–Because as we understand the bankruptcy court’s determination, it is an all or none decision by the bankruptcy court to terminate or not to terminate, to reject all parts of that collective agreement or none at all, to reject the non-monetary as well as the monetary benefits.

William J. Brennan, Jr.:

Well, does that requirement, does that suggest that even if they arrived at an agreement, even if they did, the bankruptcy court could still perhaps even sui sponte direct rejection?

James R. Zazzali:

I can conceive of that happening, but of course, sui sponte, the court in an exercise of its discretion… it might well be an abuse of discretion–

William J. Brennan, Jr.:

The court, in other words, would not be concluded by the agreement?

James R. Zazzali:

–Absolutely not, but going back to Justice White’s inquiry, it’s too late by the time we get to bankruptcy court to have a hearing on rejection to negotiate out the problems.

It seems to me to make more sense to have the parties sit down, discuss, negotiate, call it what you will, work out these difficulties.

The union–

Byron R. White:

They would in a sense be negotiating before the bankruptcy court–

James R. Zazzali:

–I would–

Byron R. White:

–with somebody there refereeing the struggle.

James R. Zazzali:

–I would not encourage the bankruptcy court to play an active role in the negotiations.

It can maintain a monitoring position perhaps or a supervisory role, but to be actively involved in the negotiations is probably unwise.

Byron R. White:

What is your view if the bankruptcy court… say the bankruptcy court accepted everything you suggest.

They reach impasse, and then the bankruptcy court holds that the contract must be rejected, or may be rejected?

What then?

What is your view of the relationship between the trustee or the debtor in possession and the union?

Are there then negotiations?

James R. Zazzali:

I, although–

Byron R. White:

Or do you know?

James R. Zazzali:

–I think there should be negotiations.

I think the ball game is effectively over at that point.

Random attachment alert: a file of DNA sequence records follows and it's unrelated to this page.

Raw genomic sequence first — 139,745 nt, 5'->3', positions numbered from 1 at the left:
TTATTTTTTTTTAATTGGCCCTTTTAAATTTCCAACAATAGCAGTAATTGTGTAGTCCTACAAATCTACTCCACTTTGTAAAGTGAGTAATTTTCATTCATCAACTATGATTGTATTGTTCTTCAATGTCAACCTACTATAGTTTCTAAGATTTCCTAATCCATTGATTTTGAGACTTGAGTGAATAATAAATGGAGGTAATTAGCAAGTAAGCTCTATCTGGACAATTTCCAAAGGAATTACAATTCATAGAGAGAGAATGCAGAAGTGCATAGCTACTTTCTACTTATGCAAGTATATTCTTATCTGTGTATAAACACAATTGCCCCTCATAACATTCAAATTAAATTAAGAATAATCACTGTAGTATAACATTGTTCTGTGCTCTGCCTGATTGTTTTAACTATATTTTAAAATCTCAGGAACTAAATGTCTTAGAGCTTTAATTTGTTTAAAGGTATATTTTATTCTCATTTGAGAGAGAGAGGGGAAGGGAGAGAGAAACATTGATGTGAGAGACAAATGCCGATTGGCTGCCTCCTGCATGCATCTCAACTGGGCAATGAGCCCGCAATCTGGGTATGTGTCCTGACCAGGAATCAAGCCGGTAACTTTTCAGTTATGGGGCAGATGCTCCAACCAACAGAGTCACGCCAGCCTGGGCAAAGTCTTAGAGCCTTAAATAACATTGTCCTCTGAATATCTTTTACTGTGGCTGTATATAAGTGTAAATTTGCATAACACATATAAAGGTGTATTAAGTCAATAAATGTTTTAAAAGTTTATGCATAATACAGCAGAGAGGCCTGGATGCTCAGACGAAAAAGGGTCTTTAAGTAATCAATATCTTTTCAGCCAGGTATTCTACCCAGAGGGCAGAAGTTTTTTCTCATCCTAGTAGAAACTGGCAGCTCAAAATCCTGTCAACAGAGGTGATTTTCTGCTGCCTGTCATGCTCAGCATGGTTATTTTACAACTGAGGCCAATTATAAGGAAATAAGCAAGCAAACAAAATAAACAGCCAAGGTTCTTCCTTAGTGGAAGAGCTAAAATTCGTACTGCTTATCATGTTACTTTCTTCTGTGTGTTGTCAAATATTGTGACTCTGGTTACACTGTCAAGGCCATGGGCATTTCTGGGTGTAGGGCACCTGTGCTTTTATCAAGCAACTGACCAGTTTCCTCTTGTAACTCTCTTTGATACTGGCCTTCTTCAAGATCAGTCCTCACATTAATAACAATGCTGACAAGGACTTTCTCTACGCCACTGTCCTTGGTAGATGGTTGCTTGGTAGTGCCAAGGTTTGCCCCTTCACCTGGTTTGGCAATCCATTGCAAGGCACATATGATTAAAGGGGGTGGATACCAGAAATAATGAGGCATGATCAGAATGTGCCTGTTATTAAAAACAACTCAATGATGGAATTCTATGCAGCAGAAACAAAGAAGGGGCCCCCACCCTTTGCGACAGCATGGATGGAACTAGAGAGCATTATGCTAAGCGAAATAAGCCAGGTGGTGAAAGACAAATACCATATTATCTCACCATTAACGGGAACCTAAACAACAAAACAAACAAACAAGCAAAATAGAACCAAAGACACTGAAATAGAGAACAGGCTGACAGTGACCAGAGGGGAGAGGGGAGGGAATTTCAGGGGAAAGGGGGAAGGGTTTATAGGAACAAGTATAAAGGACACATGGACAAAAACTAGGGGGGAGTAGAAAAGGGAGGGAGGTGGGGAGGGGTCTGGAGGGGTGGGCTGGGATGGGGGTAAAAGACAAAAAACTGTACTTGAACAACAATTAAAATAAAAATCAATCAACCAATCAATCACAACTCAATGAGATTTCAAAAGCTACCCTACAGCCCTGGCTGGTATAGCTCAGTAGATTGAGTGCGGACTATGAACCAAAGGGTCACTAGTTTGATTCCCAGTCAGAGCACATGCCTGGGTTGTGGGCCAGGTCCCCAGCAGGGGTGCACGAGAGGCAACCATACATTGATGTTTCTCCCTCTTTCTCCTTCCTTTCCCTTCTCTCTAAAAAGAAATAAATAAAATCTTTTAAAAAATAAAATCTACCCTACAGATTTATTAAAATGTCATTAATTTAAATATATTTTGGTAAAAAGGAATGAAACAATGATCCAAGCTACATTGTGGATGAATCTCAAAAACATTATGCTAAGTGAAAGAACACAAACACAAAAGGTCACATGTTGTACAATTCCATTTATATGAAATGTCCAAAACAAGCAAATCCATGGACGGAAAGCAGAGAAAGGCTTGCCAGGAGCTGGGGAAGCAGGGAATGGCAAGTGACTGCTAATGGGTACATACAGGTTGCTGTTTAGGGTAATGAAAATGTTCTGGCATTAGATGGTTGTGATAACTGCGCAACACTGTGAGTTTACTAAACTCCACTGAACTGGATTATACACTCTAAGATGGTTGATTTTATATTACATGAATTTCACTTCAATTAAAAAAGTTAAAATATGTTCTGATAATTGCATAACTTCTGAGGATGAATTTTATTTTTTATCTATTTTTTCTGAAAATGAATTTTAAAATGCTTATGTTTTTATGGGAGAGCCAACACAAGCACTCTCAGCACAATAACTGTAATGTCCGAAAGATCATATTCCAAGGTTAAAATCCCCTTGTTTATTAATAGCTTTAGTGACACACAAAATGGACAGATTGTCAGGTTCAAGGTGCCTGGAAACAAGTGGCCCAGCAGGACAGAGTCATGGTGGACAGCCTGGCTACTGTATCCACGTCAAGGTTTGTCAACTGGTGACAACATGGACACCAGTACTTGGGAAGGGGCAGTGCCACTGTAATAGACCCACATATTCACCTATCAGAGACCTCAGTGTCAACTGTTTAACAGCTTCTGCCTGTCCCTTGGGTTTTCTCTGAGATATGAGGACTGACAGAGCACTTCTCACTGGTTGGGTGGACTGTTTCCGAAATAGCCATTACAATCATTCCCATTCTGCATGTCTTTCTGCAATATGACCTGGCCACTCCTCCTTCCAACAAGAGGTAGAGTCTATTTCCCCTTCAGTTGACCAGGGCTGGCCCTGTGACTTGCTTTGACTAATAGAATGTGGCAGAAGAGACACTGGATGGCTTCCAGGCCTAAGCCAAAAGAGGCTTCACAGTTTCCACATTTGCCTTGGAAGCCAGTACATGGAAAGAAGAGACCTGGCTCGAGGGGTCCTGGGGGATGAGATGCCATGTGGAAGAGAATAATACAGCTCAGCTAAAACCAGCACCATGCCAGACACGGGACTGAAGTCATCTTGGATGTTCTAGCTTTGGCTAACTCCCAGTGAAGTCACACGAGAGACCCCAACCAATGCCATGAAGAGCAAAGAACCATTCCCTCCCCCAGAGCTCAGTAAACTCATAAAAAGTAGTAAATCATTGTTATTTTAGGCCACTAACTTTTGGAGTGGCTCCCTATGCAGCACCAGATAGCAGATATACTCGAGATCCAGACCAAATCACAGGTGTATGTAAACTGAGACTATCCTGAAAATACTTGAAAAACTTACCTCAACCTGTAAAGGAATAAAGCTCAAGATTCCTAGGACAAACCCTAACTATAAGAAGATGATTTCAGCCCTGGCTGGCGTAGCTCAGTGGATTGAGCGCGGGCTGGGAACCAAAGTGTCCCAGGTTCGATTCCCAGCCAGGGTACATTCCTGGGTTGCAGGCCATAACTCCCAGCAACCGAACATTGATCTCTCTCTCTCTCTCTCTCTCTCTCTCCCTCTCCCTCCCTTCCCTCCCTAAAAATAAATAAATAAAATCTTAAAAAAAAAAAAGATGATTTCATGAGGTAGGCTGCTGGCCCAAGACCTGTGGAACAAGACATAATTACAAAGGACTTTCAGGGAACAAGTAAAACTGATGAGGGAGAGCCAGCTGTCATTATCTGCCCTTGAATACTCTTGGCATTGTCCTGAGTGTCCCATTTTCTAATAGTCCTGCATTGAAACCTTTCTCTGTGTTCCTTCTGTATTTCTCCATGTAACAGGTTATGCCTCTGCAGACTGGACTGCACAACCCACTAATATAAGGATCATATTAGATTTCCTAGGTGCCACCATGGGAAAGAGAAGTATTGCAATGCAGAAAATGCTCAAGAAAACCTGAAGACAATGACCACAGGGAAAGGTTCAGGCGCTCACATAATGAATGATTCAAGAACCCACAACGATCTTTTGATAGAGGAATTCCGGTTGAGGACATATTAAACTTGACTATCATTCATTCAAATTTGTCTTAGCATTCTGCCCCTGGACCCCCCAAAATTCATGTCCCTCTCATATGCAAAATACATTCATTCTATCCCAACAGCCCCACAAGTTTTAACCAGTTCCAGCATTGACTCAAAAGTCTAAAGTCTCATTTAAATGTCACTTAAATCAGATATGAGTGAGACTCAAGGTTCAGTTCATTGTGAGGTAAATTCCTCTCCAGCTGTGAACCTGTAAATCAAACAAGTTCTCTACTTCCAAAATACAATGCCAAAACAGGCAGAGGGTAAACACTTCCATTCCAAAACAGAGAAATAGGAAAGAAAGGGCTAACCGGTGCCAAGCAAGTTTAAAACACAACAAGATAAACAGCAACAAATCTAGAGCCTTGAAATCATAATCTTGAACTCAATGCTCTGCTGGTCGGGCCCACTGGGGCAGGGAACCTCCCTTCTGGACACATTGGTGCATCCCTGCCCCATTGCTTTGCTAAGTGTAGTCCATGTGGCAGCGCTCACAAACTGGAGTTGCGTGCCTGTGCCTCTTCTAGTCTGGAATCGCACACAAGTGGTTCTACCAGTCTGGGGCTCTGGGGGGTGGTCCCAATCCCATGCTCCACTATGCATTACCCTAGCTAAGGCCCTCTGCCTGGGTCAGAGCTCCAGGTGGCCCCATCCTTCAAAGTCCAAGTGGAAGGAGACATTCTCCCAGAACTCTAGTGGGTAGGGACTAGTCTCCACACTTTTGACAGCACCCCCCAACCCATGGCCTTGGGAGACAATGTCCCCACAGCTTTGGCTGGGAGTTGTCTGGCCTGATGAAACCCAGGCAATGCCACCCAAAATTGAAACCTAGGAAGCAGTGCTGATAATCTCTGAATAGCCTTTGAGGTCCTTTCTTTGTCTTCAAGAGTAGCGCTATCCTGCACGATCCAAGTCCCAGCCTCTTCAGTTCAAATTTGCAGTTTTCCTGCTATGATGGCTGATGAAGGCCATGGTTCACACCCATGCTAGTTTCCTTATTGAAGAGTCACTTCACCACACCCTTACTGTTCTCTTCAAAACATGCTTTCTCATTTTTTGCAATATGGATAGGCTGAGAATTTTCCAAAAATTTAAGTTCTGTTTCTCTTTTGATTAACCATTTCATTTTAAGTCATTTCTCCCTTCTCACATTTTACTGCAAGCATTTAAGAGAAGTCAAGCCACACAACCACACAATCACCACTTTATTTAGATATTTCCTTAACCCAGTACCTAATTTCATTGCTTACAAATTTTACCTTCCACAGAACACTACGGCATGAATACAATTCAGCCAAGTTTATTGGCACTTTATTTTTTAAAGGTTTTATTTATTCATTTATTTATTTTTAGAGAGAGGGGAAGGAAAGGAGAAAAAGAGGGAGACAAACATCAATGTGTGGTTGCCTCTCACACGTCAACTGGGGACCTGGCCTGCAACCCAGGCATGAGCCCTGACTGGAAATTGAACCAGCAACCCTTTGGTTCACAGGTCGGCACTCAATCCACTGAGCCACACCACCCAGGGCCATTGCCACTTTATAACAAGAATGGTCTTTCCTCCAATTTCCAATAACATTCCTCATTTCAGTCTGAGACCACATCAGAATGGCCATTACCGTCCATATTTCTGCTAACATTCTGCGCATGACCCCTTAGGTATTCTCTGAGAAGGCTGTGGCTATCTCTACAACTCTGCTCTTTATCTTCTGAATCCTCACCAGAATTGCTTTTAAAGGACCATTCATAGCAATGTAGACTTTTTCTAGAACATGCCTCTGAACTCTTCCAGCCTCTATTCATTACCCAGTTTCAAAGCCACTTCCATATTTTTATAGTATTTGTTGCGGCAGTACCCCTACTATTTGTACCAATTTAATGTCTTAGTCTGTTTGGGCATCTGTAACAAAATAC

It is beyond the twelfth hour.

Byron R. White:

But… The collective bargaining contract has been rejected, but that doesn’t mean that you don’t represent the majority of the employees, does it?

James R. Zazzali:

You are correct, Your Honor, but on a practical level, to obtain anything of consequence in the post-rejection period simply, according to the experiential data, are not going to happen.

Experience has indicated that we are not going to resolve it after rejection.

The sensible approach is to let the parties, if at all possible, get together, work out their difficulties, and then if the parties cannot work out their difficulties, let it go to the bankruptcy court, let the bankruptcy court hold the hearing on rejecting the contract.

James R. Zazzali:

At least the union would have been… and the employer would have been placed on their respective spots by having to, to use the vernacular again, to put up or shut up.

Certainly a union in that situation… and experience has indicated that the vast majority of unions do face up to their responsibilities, and according to the recent headlines do meet the necessity, the exigencies of the moment by renegotiating contracts.

That is why this is a public statute, and the distressing aspect of this case is that some of the amici and others have suggested that it is a fight between… exclusively between employees and employer, between labor and management, between big labor and big management, between the Orioles and the Phillies, and it is none of those things.

What it is, it’s a public statute designed to protect the public interest.

Twelve years ago, in Pittsburgh Plate Glass, this Court said precisely that when it advised us that the purpose of 8(D) is to facilitate agreement rather than economic warfare, and thereby avoid interruptions in the production of goods and in the flow of commerce, and it is by the simple expedient of sitting down and talking out the problems, which is what this labor relations business is all about in the last analysis, that we are urging upon this Court.

John Paul Stevens:

May I just be sure I understand your position?

On the 60-day notice requirement, Section 8(D), do you say that applies or does not apply?

James R. Zazzali:

I think that literally it all should apply, but I think in a… since we are seeking an accommodation of the two statutes, and since I think that reconciliation is in the public interest, I think both statutes have to bend to meet that public interest, and therefore literally I don’t think we have to accept all the requirements of 8(D), but simply the guts to get those parties together.

John Paul Stevens:

Well, in other words, I think what you are saying is, no, it doesn’t apply.

It may be–

James R. Zazzali:

I would–

John Paul Stevens:

–It may be excused in certain circumstances.

James R. Zazzali:

–I think the public interest would tolerate something less than total compliance.

John Paul Stevens:

Well, what you are saying, a court does not have to apply the 60-day notice requirement in all cases?

James R. Zazzali:

I would think… yes, Your Honor, I would–

John Paul Stevens: